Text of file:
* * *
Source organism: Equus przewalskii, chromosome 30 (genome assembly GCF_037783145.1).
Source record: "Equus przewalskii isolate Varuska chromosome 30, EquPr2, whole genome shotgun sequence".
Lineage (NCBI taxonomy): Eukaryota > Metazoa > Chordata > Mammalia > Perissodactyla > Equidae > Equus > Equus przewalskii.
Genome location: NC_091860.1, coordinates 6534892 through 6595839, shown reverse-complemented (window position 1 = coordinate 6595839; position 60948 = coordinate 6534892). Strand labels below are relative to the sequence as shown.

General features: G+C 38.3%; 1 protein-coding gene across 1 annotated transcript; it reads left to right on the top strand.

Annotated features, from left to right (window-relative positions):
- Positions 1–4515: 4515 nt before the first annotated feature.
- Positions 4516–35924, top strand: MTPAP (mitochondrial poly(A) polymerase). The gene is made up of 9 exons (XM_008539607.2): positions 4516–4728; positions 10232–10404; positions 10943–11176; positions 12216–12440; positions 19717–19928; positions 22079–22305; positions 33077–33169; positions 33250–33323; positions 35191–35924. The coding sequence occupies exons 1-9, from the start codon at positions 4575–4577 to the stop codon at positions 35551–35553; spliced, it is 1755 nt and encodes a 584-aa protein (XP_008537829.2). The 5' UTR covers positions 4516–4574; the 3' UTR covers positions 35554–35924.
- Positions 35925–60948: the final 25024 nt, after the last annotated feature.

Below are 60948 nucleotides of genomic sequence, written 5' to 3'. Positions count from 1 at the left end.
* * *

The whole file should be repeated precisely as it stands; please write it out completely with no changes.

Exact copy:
Source organism: Equus przewalskii, chromosome 30 (genome assembly GCF_037783145.1).
Source record: "Equus przewalskii isolate Varuska chromosome 30, EquPr2, whole genome shotgun sequence".
Lineage (NCBI taxonomy): Eukaryota > Metazoa > Chordata > Mammalia > Perissodactyla > Equidae > Equus > Equus przewalskii.
Genome location: NC_091860.1, coordinates 6534892 through 6595839, shown reverse-complemented (window position 1 = coordinate 6595839; position 60948 = coordinate 6534892). Strand labels below are relative to the sequence as shown.

General features: G+C 38.3%; 1 protein-coding gene across 1 annotated transcript; it reads left to right on the top strand.

Annotated features, from left to right (window-relative positions):
- Positions 1–4515: 4515 nt before the first annotated feature.
- Positions 4516–35924, top strand: MTPAP (mitochondrial poly(A) polymerase). The gene is made up of 9 exons (XM_008539607.2): positions 4516–4728; positions 10232–10404; positions 10943–11176; positions 12216–12440; positions 19717–19928; positions 22079–22305; positions 33077–33169; positions 33250–33323; positions 35191–35924. The coding sequence occupies exons 1-9, from the start codon at positions 4575–4577 to the stop codon at positions 35551–35553; spliced, it is 1755 nt and encodes a 584-aa protein (XP_008537829.2). The 5' UTR covers positions 4516–4574; the 3' UTR covers positions 35554–35924.
- Positions 35925–60948: the final 25024 nt, after the last annotated feature.

Below are 60948 nucleotides of genomic sequence, written 5' to 3'. Positions count from 1 at the left end.